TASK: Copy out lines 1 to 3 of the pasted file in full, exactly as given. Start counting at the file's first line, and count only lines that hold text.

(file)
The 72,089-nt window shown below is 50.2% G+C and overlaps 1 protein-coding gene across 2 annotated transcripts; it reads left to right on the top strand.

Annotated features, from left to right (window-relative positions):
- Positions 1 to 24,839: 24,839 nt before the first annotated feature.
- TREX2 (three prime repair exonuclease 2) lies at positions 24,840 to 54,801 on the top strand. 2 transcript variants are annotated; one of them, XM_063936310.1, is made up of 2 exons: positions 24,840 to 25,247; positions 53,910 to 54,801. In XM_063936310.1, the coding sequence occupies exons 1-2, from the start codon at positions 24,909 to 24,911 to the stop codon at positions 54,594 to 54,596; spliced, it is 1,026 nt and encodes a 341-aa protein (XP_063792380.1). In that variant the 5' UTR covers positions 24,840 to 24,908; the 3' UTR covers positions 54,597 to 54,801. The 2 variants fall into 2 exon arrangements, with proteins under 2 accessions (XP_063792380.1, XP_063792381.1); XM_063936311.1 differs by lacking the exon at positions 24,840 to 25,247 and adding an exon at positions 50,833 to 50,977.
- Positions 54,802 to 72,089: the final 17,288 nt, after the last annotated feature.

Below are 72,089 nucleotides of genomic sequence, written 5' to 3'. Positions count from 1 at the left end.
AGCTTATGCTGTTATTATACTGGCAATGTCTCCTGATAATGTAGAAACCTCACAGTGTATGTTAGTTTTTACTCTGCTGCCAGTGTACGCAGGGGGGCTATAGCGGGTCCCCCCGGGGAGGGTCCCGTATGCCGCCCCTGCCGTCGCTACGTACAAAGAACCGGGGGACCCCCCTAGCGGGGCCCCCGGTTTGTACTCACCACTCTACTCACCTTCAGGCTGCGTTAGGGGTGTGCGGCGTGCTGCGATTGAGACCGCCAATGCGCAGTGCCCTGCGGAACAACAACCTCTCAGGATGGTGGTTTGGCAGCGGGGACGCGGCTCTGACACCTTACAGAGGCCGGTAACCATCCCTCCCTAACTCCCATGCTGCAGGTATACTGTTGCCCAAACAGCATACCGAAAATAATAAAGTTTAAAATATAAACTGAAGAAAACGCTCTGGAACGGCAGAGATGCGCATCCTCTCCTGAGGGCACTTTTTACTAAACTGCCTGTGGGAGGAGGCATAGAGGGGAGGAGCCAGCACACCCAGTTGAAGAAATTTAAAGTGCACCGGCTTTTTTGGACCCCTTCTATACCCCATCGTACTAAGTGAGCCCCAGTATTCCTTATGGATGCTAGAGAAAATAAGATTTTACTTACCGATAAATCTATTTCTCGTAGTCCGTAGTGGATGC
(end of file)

The 72,089-nt window shown below is 50.2% G+C and overlaps 1 protein-coding gene across 2 annotated transcripts; it reads left to right on the top strand.

Annotated features, from left to right (window-relative positions):
- Positions 1 to 24,839: 24,839 nt before the first annotated feature.